Is the apprenticeship levy good for business?

George Osborne's £11.6bn raid on larger employers has divided opinion.

by Adam Gale
Credit: Northern Ireland Executive
Credit: Northern Ireland Executive

The chancellor pulled off an impressive piece of political theatre yesterday, bracing the country for heavy spending cuts only to present a far milder autumn statement than everyone expected, not least those on the opposition benches. But not everyone emerged unscathed. Ever an easy political target, business got an £11.6bn black eye from George Osborne’s apprenticeship levy.

Firms will pay a levy equivalent to 0.5% of their total payroll from April 2017 to fund apprenticeship training, though a £15,000 allowance means those with staff costs of less than £3m won’t pay a penny. The idea is to raise £11.6bn over this Parliament, funding three million apprenticeships.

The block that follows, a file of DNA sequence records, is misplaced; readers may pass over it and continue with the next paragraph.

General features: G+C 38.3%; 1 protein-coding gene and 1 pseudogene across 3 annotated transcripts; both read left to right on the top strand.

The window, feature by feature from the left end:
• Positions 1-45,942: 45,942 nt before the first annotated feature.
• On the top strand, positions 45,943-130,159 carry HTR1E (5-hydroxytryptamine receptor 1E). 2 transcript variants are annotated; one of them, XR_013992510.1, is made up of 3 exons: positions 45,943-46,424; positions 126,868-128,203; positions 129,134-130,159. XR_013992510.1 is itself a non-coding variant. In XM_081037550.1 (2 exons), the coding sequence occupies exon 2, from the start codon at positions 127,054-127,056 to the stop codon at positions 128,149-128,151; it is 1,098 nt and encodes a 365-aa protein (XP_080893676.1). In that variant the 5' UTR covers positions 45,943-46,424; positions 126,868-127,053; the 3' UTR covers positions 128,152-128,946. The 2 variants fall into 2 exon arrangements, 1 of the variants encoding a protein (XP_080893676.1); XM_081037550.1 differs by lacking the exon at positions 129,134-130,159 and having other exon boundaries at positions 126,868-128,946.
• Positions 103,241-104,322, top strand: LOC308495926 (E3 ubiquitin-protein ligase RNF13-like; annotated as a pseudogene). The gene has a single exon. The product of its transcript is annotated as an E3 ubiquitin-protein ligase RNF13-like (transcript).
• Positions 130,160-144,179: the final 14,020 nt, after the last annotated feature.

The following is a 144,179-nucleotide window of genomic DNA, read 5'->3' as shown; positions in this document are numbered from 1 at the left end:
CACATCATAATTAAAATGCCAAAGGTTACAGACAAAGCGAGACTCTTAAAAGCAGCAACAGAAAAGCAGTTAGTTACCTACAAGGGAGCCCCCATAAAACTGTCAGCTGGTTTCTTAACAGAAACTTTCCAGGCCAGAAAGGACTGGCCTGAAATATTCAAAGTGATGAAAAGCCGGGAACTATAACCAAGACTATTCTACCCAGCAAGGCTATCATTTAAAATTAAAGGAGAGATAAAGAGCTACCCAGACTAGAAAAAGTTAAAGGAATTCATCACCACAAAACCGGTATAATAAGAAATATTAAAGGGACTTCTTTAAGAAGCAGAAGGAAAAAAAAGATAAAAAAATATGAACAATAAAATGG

Is it a bad thing? The downside is obvious. Whatever it’s called, this is effectively a new payroll tax on business. The government may spin it to say that 98% of businesses are too small to be affected, but those businesses that are affected employ around two thirds of the private sector workforce, so that doesn’t really fly.

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